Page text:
What images keep you company in the space where you work?
A newspaper clipping of a massive circus elephant with pink feathers on its head.
What was the first piece of art that really mattered to you?
It was really a kind of performance: the fact that Hilma af Klint hid her pictures for 40 years. When I was in my early 20s I visited Helsinki, and they were just about to open the crates and reveal her work. Since then I like art that deals with history and time perspectives.
If you could live with only one piece of art what would it be?
I have it already: Cecilia Wendt’s untitled screen prints from 1993 of her mother bowing in white underwear in her bedroom.
What is your favourite title of an art work?
I normally don’t like swear words, but this made me laugh: Fuck the Bauhaus: New Buildings for New York (2000) by Isa Genzken.
What do you wish you knew?
More art history and when to shut up in sensitive situations – for example, when my work might be sold.
What should change?
The ongoing resistance of art museums to buying art made by women. Also, I would like to see more big solo shows by women before they’re dead, and 90 percent less admission for women to art schools, as I am sick of teaching them while knowing they probably won’t have their work displayed in any big museums or bought for major collections. Obviously women at art schools are a waste of taxpayers’ money.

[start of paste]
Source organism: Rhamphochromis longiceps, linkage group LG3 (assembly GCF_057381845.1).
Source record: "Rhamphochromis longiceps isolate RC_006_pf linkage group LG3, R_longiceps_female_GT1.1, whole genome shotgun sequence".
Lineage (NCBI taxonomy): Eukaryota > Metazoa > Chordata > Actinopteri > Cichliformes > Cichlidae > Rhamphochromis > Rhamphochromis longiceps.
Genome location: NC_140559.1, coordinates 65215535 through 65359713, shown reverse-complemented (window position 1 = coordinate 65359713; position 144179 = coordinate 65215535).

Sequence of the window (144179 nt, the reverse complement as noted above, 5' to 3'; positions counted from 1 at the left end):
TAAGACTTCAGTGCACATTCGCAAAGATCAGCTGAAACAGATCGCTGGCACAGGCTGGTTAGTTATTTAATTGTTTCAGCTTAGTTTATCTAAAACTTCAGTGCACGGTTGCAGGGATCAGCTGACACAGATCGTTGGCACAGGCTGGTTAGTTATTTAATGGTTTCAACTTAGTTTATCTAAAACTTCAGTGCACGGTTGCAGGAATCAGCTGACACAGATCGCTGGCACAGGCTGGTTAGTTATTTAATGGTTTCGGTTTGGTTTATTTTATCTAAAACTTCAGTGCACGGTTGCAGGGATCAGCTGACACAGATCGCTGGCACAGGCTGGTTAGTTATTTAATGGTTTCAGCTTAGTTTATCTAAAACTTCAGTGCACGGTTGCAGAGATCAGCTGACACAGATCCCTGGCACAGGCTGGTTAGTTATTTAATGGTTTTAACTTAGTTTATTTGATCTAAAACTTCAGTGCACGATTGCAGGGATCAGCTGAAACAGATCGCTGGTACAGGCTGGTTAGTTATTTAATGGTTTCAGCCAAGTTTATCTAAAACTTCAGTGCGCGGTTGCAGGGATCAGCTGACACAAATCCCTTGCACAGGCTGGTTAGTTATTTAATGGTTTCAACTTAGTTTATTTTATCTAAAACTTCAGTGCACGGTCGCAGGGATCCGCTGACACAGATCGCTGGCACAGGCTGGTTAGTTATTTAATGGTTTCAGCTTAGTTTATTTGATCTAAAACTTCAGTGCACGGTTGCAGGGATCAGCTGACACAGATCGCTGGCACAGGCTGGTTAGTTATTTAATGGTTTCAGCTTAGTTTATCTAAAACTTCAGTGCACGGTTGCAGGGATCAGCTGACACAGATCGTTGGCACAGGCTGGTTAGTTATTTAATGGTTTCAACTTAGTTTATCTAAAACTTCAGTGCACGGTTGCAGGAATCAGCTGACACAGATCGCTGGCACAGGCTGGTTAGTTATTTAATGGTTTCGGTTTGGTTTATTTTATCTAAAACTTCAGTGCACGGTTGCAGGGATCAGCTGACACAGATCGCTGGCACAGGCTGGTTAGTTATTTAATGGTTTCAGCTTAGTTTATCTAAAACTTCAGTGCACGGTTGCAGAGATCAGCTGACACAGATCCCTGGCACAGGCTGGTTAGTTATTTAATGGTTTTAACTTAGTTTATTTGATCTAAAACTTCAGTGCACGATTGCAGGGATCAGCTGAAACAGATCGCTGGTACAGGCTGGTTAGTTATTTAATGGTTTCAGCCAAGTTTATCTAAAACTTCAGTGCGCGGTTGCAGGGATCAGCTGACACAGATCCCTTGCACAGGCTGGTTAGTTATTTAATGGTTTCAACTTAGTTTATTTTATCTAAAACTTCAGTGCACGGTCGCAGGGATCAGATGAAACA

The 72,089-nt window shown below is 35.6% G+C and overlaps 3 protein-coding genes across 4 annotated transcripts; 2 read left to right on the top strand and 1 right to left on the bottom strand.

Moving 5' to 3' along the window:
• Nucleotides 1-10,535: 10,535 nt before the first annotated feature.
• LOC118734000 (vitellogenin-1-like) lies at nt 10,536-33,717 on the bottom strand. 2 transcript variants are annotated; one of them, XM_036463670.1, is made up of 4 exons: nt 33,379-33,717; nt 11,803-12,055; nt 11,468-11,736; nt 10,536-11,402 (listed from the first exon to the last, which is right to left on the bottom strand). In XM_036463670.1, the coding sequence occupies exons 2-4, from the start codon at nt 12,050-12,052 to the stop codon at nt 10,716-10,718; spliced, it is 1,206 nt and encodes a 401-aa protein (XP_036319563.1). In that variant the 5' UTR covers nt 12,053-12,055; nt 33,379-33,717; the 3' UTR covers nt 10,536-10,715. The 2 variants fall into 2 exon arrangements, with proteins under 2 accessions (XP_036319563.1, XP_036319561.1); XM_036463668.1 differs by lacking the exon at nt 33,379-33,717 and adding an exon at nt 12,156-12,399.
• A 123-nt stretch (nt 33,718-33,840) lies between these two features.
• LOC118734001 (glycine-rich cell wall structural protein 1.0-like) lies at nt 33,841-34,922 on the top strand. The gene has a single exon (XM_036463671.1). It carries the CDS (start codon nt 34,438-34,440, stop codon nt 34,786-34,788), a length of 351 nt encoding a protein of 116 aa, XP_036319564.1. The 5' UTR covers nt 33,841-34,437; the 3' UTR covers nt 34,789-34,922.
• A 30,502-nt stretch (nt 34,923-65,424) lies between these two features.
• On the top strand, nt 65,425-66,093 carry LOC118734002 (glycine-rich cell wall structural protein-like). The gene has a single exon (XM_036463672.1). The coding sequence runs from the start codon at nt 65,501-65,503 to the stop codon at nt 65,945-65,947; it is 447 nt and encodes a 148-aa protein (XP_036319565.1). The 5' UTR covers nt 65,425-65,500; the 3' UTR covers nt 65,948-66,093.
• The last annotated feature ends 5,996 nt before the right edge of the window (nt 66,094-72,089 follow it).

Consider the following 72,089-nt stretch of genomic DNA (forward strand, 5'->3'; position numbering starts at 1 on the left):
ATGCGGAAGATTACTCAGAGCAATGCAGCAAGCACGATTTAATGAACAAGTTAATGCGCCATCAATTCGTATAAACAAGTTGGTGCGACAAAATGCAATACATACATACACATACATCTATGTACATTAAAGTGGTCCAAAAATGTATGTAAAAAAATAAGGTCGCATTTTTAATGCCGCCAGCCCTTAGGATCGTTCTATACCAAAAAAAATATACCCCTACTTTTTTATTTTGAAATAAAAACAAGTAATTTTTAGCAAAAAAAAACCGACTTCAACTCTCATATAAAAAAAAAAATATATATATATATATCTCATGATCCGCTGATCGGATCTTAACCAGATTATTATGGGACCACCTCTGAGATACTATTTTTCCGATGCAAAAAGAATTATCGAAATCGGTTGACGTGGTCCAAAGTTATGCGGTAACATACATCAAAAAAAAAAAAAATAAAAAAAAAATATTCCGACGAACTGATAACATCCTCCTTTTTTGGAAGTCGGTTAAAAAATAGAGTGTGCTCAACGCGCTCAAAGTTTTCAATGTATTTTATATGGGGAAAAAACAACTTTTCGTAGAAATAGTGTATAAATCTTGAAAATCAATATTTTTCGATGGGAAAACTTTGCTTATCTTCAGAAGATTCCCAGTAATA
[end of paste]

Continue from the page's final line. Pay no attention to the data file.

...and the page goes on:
What should stay the same?
The low percentage of artists having plastic surgery. Also, I used to do karate, and my teacher let me graduate, despite my rubbish technique, because of my so-called ‘fighting spirit’. So, my fighting spirit.
What could you imagine doing if you didn’t do what you do?
Helping poor people in developing countries.
What music are you listening to?
Sufjan Stevens, Bettie Serveert, Kaki King, Little Wings, Element of Crime, M. Ward, Jenny Wilson, Bonnie Prince Billy, Electrelane, Anna Ternheim, Gal Costa, Michaela Melián, Monica Zetterlund and Swedish left-wing music from the 1970s. I also like Swedish singer Nina Ramsby playing with Martin Hedefors. When I listen to her, I pretend I don’t understand Swedish as her lyrics are so silly, but she has a wonderful voice. And I just bought a record by the lovely soft pop minimal singer Lykke Li.
What are you reading?
A great book about China by the Mongolian/Romanian/Swedish journalist Ola Wong, No, I’m from Borås (2007), and Jon Lee Anderson’s biography Che Guevara: A Revolutionary Life (1997), which is very entertaining and full of sweet, nonsensical details that no one needs to know about a revolutionary.
What is art for?
For my son and the next generation – the future will understand. Thank you!
After 12 years in Berlin, Swedish artist Annika Ström now lives in Hove, UK. Her new monograph annika ström live!, edited by Christophe Boutin and published by Fälth & Hässler and onestar press, is out now. She has recently had solo shows at c/o Atle Gerhardsen, Berlin, and Uddevalla Konsthall, Sweden and her exhibition at Lautom Contemporary, Oslo, runs until 7 December. Her work is also included in the group shows ‘Intimacy’ at ACCA, Melbourne, until 30 November, and ‘Sonic Voices, Rocking Hard’, at the Netherlands Media Art Institute, Amsterdam, until 2 November. She is currently working on her first feature-length script.